Type 2 diabetes (T2D) is a chronic metabolic disorder. People who are diagnosed with T2D have high levels of sugar in their blood. This happens either when the cells of the body become resistant to insulin (insulin resistance) or there is a relative lack of insulin released by the pancreas. Long-term complications of T2D include heart disease, strokes, blindness, kidney failure, and amputations. T2D is also considered a strong risk factor for some kinds of cancer, e.g., bladder cancer.
A healthy lifestyle, including diet and regular exercise, is a good choice to control blood sugar levels, which will delay or prevent complications. However, many people also need insulin therapy or diabetes medicines such as metformin, sulfonylureas, thiazolidinediones, DPP-4 inhibitors, or GLP-1 receptor agonists. Sodium-glucose cotransporter 2 (SGLT2) inhibitors, the newest oral diabetes drugs, have been on the market since 2013. SGLT2 is a cotransporter that helps the body reabsorb glucose through the kidney. Therefore, inhibiting SGLT2 can lower blood sugar by facilitating the excretion of sugar in the urine. Recently, four SGLT2 inhibitors have been approved by the US Food and Drug Association (FDA): dapagliflozin (Forxiga), canagliflozin (Invokana), empagliflozin (Jardiance), and ertugliflozin (Steglatro).
However, along with their beneficial effect of managing T2D, some diabetes medicines may influence the risk of cancer. Metformin, for instance, the first line choice of management of T2D, has been reported to have the potential to decrease the risk of cancer. However, pioglitazone, belonging to the thiazolidinediones, was found to be positively associated with bladder cancer. In 2011, a potential increase in the risk of bladder and breast cancers associated with dapagliflozin was observed in the regulatory reporting submitted to US FDA.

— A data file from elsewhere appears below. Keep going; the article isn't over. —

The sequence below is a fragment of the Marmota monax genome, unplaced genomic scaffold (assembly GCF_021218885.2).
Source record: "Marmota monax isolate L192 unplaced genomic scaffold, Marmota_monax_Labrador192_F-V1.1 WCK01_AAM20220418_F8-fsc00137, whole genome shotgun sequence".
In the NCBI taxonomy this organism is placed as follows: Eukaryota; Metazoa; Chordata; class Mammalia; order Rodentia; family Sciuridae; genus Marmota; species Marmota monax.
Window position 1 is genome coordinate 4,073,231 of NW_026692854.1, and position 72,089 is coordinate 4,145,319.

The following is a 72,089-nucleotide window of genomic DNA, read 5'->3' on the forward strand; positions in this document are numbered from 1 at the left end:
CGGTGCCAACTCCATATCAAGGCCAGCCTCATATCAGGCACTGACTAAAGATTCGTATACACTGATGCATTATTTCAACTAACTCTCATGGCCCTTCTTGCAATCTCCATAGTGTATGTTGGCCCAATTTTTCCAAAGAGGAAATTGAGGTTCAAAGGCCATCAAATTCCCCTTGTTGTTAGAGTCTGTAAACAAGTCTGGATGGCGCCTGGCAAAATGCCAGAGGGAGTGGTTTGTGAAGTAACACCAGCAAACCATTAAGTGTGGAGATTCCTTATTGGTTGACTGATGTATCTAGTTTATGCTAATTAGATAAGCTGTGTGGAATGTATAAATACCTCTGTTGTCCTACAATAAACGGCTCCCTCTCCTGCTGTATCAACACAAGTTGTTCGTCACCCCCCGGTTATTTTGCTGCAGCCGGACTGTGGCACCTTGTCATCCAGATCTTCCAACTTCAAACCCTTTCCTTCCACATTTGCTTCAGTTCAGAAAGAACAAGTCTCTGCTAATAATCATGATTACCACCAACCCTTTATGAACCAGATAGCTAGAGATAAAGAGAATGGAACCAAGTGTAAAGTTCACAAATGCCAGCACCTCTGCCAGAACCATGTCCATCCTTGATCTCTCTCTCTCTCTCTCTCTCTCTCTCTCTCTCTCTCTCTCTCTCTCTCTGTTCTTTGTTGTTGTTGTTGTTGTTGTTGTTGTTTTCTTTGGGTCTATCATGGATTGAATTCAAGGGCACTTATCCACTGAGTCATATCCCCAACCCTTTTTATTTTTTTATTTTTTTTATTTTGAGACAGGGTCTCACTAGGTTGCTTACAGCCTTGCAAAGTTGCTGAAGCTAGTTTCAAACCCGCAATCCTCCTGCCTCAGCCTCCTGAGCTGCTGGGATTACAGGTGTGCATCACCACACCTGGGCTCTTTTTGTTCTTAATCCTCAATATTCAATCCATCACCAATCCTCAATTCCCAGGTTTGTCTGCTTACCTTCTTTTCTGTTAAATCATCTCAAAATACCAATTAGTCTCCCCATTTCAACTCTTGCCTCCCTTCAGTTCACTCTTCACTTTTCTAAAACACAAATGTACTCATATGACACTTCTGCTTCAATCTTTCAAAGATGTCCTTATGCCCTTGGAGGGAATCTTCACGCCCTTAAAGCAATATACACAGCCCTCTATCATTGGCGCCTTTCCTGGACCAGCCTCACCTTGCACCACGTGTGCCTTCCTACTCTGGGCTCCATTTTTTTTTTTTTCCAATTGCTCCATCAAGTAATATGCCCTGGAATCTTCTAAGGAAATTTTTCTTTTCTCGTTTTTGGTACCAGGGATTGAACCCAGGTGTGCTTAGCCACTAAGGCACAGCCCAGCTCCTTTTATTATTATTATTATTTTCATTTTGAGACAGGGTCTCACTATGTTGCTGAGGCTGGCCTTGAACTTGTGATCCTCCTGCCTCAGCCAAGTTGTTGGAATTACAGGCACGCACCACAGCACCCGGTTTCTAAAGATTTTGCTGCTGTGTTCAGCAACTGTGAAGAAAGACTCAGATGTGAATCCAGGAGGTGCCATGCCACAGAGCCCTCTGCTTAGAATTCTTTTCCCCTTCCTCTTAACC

However, the cancer risk associated with SGLT2 inhibitors has not yet been well explored. Profs. Jiali Han and Yiqing Song from the Department of Epidemiology of the Richard M. Fairbanks School of Public Health at Indiana University are leading a project focused on the pharmacoepidemiology of cancer. They recently investigated the potential effect of SGLT2 inhibitors on cancer risk in patients with T2D by meta-analysis of 46 independent randomized controlled trials involving 580 cancer cases among 34,569 T2D patients.
They found no significant increase in the risk of overall cancer among the T2D patients taking SGLT2 inhibitors. Furthermore, to clarify any difference among the risk of specific cancers, their findings indicated an elevated risk of bladder cancer among those using SGLT2 inhibitors, especially empagliflozin. However, the exact underlying mechanisms remain unknown. It is interesting that canagliflozin was found to be inversely associated with risk of gastrointestinal cancers.
This might be due to the fact that canagliflozin inhibits not only SGLT2 but also SGLT1, which is overexpressed in many cancers. However, according to Dr. Song, “Considering the relatively short term of randomized trials included in our study, currently available evidence about the potential association between SGLT2 inhibitors and risk of cancer is suggestive .”
Given the several benefits of SGLT2 inhibitors in patients with T2D, their use will rapidly increase. Thus, it is critical to clarify the association between SGLT2 inhibitors and risk of cancer. According to Dr. Han, “Although further long-term studies are warranted to confirm our findings, our studies will help physicians make better decisions to avoid the cancer risk among those taking SGLT2 inhibitors “.
These findings are described in the article SGLT2 inhibitors and risk of cancer in type 2 diabetes: a systematic review and meta-analysis of randomized controlled trials in the journal Diabetologia. This work was led by Huilin Tang from Indiana University.